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The purpose of Purpose-Driven Marketing

The purpose of Purpose-Driven Marketing

In January 2019, Gillette released their new DVC – The Best Men Can Be. This marked their transition (or at least start) from ‘the best a man can get’ to ‘the best the men can be’. From masculinity to standing up for social issues. From product marketing to purpose-driven marketing.

Purpose-driven marketing – being an opportunist?

There has been a significant uproar about this DVC. Many marketers and a few publications have criticized Gillette for being ‘opportunist’ and milking the #MeToo movement. Few have also voiced that Gillette’s take is a sweeping generalization of their own core TG – men. And hence not the ideal marketing message either.

On the other hand, significant others (the majority) have appreciated the brand for standing up for the social issue despite it being a complete shift from the communication that was pursued for years.

There will always be people taking sides, for or against, such campaigns. Today many of us are also eager to term them success or failure basis the creative or the video views this DVC is generating. Some of us are also pointing towards the sentiments of online conversations it’s triggering.

I personally believe that the success of such campaigns or initiatives should not be measured in mere numbers. Or even feedback on how good the particular asset has turned out (sentiments). Such campaigns must be looked at in a long term i.e. if the brand has supported this with other relevant messages and more importantly with tangible actions.

Believe in cause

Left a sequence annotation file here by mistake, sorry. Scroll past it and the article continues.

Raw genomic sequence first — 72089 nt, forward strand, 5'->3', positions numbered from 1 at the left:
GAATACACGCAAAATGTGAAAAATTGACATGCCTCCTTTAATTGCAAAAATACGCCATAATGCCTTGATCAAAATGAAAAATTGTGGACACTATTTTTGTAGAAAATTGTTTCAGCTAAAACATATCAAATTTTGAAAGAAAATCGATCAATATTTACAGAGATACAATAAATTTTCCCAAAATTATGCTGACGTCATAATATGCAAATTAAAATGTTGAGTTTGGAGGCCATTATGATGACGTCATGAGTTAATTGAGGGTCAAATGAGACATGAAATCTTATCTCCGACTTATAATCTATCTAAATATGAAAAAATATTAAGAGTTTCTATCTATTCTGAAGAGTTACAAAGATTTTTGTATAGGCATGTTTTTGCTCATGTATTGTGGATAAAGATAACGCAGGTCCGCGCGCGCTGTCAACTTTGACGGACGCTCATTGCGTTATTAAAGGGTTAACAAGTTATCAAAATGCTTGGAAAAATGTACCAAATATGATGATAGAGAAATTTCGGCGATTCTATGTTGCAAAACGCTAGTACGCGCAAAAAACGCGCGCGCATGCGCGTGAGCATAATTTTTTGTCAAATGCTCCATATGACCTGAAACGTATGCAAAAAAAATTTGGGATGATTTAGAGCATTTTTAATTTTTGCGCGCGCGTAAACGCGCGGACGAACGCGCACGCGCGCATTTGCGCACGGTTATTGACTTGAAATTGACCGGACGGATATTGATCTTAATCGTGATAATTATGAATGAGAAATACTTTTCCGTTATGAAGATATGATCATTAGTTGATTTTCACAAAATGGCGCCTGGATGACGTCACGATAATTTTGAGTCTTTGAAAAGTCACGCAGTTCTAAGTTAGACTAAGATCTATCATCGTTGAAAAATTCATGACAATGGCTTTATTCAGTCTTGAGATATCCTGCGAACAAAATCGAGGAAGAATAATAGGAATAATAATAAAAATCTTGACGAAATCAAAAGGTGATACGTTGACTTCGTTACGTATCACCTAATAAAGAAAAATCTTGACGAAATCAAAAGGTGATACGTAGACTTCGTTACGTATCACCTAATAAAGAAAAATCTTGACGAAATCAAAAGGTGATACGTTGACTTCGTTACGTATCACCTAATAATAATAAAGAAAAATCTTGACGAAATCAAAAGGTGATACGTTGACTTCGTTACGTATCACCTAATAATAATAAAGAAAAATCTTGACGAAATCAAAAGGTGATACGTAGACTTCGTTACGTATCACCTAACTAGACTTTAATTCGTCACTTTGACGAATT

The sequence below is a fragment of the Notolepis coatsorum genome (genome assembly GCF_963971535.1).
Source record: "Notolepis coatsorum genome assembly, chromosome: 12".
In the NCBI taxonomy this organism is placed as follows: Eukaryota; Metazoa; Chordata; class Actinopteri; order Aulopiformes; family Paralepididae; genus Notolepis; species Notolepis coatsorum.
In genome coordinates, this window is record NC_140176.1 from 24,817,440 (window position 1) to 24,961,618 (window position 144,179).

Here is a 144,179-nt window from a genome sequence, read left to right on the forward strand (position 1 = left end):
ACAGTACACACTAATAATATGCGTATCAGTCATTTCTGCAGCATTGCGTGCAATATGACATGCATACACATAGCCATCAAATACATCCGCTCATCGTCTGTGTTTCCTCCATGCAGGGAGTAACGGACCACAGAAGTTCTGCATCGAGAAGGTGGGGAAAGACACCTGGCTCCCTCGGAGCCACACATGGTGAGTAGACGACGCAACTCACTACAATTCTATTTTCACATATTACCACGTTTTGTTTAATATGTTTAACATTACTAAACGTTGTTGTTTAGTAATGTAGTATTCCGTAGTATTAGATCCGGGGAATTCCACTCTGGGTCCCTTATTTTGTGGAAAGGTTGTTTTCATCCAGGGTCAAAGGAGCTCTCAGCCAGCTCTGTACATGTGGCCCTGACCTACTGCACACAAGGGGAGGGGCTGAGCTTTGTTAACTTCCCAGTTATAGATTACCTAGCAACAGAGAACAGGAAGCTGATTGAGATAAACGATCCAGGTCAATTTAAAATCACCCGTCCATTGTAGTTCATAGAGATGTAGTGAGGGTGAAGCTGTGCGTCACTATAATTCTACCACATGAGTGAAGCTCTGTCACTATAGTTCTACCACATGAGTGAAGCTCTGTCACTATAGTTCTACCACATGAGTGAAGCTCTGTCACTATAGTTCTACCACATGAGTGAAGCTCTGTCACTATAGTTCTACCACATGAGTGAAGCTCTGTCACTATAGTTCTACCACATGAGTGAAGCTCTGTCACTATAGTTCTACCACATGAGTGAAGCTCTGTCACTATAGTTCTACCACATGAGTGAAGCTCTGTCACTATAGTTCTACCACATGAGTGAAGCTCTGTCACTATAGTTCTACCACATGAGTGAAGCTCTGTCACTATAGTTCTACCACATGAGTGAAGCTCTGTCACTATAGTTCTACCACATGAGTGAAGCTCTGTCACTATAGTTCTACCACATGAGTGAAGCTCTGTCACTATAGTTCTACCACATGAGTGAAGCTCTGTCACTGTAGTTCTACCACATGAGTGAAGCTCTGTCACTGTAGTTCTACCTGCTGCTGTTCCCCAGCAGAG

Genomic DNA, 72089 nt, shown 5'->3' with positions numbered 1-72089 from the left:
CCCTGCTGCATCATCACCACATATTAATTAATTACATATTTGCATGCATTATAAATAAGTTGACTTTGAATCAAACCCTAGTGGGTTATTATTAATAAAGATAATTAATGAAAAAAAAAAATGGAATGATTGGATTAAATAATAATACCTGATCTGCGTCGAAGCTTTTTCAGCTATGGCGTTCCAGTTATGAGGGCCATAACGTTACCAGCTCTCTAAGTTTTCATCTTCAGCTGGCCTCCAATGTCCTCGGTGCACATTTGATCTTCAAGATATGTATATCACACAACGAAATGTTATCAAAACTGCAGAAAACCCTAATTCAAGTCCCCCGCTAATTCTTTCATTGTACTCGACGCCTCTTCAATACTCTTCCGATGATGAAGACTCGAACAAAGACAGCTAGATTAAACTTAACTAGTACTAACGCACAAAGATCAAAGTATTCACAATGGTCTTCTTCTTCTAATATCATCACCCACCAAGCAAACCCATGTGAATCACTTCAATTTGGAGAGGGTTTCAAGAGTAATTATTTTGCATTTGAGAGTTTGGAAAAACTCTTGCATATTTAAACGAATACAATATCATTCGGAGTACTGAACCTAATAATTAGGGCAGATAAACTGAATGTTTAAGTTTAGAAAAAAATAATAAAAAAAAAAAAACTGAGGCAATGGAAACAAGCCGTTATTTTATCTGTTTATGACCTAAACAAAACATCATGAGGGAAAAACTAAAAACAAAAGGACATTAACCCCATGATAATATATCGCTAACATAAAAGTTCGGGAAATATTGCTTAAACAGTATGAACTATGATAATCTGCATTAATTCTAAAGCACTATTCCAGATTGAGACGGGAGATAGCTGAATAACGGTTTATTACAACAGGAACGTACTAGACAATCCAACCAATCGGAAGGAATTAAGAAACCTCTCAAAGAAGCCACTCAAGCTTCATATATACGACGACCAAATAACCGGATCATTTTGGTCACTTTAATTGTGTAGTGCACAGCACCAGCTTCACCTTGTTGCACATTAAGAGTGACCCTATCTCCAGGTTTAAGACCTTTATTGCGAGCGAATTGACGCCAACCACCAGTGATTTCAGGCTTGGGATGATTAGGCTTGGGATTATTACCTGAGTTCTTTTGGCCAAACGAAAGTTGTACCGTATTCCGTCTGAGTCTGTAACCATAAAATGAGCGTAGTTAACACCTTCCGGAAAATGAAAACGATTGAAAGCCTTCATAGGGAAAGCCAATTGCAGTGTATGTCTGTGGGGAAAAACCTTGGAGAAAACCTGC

It’s a good sign that brands are now standing up for causes and are bold enough to use conflicts as a central theme in communication. However, the intent must not be of short term gain, especially in digital media. Brands must back this up with sustained efforts. They could be creating a platform, facilitating conversation and actions or direct financial aid.

Consumers and digital audience, in general, are smart enough to see through the hollowness thanks to the incredible exposure and access to information. And hence, when it comes to purpose-driven marketing, the actions are as important as the intent (message) itself. And if not, will that amount to really anything?

What do you think? 

Humanizing the brand on social media and real issues

Humanizing the brand on social media and real issues

After the Pulwama Attack, social media platforms were naturally flooded with very sharp and sentimental views. Most of us were talking about martyrs, their sacrifices, and as a country, the resolve and decisive action that we must take to avenge their deaths. The nation was angry, outraged and these sentiments were not superficial.

Brands, these days, strive to humanize themselves. This is especially true for digital platforms where they want to be a part of the organic conversation. And no marketer really wants to let go of a single opportunity of #momentmarketing in social media. But when it comes to real issues like national policies, politics, or real societal urgencies, brands often play safe.

No easy choices

What do you think brands (i.e. us marketers) should be doing here? I understand as a corporate entity operating in various geographies, it would be difficult for brands, to express such sharp views. But should they operate in a complete silo and pretend as if nothing has happened and continue with their regular content calendar? Or should they not post any update for that matter? Or should the brands go ahead and condemn the attack the way most of their TG has done? And be one of them (humanize the brand in real?).